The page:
It's been O'Connor and her former band of brethren, who've told us time and again, that even "venomous" ideas, including "nonobscene" pornography, are protected by the First Amendment: "All ideas having even the slightest redeeming importance - unorthodox ideas, controversial ideas, even ideas hateful to the prevailing climate of opinion - have the full protection of the guarantees." Roth v. United States, 354 U.S. 476, 484-85 (1957).
They keep telling us that the only way we can be sure that the political and religious speech the Founders were concerned about remains securely protected is to protect perverse gyrations with a moan track, otherwise known as "expressive conduct."
So, how is it that no matter how utterly guttural the porn gets, it's still cloaked in the First Amendment, but political and religious speech is becoming thread-bare?
"Every member of the Supreme Court received a wonderful package of home-baked cookies, and I don't know why, (but) the staff decided to analyze them," the Fort Worth Star-Telegram quoted O'Connor at the legal conference November 10 in the Dallas area. "Each one contained enough poison to kill the entire membership of the court." (Kevin Bohn, "O'Connor Details Half-Baked Attempt to Kill Supreme Court," CNN, November 17, 2006: http://www.cnn.com/2006/LAW/11/17/court.cookies/index.html)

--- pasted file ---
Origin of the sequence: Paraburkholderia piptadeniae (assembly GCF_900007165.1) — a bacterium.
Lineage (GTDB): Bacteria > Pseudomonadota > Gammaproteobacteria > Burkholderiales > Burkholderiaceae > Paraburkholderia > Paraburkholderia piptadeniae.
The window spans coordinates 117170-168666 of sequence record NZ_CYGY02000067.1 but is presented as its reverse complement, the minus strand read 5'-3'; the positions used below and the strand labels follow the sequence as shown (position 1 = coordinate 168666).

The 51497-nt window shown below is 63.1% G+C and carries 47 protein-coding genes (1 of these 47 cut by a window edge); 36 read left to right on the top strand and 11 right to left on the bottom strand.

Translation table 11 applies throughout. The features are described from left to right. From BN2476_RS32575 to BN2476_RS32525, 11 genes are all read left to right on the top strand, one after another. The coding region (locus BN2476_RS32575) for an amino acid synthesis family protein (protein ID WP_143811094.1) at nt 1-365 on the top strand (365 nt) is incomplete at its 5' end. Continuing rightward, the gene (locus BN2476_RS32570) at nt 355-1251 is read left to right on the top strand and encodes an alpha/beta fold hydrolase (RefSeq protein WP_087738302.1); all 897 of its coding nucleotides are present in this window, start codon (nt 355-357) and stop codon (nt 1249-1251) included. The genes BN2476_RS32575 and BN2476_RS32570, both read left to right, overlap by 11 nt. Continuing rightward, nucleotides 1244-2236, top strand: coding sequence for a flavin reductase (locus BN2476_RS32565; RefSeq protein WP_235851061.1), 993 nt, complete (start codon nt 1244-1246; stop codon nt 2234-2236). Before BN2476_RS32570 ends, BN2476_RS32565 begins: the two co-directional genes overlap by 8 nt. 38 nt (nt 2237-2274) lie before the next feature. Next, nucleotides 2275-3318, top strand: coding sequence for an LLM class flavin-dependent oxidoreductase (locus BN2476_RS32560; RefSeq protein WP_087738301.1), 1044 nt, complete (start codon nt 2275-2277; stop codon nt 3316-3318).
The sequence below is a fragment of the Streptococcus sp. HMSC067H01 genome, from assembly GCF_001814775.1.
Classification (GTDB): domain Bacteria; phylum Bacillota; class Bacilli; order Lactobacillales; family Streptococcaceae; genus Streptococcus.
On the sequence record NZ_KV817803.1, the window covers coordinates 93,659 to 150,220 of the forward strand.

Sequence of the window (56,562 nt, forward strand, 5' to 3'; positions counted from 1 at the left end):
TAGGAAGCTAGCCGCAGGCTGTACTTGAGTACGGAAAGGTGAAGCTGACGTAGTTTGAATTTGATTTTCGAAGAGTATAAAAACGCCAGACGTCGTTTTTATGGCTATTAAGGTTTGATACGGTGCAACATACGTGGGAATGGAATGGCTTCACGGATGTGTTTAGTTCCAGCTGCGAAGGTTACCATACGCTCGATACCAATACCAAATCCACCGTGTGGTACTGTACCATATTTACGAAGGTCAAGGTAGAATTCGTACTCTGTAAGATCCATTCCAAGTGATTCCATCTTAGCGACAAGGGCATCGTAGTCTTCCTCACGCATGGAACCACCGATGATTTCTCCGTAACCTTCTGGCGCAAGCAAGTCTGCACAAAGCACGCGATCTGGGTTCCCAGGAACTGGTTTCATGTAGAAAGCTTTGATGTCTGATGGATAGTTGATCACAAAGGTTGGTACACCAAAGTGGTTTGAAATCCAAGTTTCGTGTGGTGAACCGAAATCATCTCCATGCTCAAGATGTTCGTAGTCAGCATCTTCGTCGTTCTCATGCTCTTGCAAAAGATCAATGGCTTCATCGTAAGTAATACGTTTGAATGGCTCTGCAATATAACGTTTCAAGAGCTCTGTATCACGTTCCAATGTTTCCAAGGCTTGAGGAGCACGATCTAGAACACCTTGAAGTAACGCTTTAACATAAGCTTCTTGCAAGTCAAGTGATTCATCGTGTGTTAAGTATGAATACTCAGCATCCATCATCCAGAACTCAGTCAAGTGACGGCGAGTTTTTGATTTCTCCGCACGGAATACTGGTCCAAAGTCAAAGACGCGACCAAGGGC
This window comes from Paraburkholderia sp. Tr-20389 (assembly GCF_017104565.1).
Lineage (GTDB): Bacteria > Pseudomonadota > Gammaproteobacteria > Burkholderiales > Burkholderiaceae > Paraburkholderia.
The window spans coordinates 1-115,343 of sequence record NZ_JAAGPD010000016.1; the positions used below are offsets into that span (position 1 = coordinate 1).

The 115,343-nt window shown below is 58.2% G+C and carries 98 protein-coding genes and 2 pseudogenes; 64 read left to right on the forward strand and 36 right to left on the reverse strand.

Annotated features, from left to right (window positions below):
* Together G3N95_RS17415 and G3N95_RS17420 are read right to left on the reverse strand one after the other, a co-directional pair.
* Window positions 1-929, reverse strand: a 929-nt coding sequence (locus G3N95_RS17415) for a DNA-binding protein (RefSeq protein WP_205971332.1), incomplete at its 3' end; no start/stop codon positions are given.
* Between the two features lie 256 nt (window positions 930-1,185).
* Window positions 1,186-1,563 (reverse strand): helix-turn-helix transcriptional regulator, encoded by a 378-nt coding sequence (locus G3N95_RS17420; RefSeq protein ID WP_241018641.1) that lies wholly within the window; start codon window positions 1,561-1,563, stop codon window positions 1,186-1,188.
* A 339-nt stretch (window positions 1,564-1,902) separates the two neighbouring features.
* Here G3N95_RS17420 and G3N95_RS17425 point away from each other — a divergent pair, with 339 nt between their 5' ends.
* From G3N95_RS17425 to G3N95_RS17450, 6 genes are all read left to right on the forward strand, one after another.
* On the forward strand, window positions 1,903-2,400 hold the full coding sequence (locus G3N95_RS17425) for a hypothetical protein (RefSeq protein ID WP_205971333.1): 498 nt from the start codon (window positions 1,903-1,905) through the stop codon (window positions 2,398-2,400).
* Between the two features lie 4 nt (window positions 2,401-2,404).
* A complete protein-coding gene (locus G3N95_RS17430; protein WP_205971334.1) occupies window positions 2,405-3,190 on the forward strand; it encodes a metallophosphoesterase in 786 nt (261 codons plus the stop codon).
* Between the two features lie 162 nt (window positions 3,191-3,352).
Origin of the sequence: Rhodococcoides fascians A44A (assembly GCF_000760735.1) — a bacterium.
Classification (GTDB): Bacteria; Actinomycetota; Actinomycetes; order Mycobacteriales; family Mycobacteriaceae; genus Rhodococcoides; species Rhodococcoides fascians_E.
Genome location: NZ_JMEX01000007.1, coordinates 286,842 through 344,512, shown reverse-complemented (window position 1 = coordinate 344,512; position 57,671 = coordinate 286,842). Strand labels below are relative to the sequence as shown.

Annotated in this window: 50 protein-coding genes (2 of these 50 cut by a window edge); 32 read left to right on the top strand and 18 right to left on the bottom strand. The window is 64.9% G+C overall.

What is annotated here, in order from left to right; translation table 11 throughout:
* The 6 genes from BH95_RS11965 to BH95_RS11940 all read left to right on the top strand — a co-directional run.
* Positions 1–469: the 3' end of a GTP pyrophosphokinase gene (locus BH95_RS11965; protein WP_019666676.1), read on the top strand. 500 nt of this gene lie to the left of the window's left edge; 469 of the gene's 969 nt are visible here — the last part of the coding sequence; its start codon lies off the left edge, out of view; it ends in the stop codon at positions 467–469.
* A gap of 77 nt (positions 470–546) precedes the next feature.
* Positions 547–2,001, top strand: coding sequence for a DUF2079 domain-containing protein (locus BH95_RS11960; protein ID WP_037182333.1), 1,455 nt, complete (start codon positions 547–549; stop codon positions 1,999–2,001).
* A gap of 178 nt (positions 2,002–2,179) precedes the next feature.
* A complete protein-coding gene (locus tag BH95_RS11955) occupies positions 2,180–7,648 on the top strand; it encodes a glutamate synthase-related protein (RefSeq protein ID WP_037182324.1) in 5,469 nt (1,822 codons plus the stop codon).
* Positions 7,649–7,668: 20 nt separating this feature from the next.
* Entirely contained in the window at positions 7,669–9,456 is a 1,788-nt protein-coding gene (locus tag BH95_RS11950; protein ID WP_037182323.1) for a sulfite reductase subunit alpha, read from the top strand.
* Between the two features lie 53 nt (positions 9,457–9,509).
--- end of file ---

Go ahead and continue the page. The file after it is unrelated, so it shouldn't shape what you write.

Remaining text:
If you got a package of home-made cookies from a total stranger with a letter tucked in stating, "I am going to kill you. This is poisoned," would you feel the need to send them out for chemical analysis before you called the cops?
Apparently, those at the Court who've been indoctrinated in O'Connor and company's "living" theory of the Constitution really can't take words at their face value, as in, "This is poisoned." Textualists would have simply called the cops.
The case in point involves Barbara Joan March, a 60-year-old Connecticut woman, who pleaded guilty in March to 14 counts of mailing injurious articles to several federal officials, for which she received 15 years in prison. March's lawyers said she had a history of mental problems.
If you're wondering why you're just hearing about the March Cookie Monster, it's because nobody brought it up "until O'Connor discussed it last week."
What O'Connor apparently didn't tell her audience is that March sent packages of poisoned cookies to several other federal officials, including FBI Director Robert Mueller, his deputy, the chief of naval operations, the Air Force chief of staff and the chief of staff of the Army. Neither CNN, the Star-Telegram, nor an article in the New York Times mentions that she did.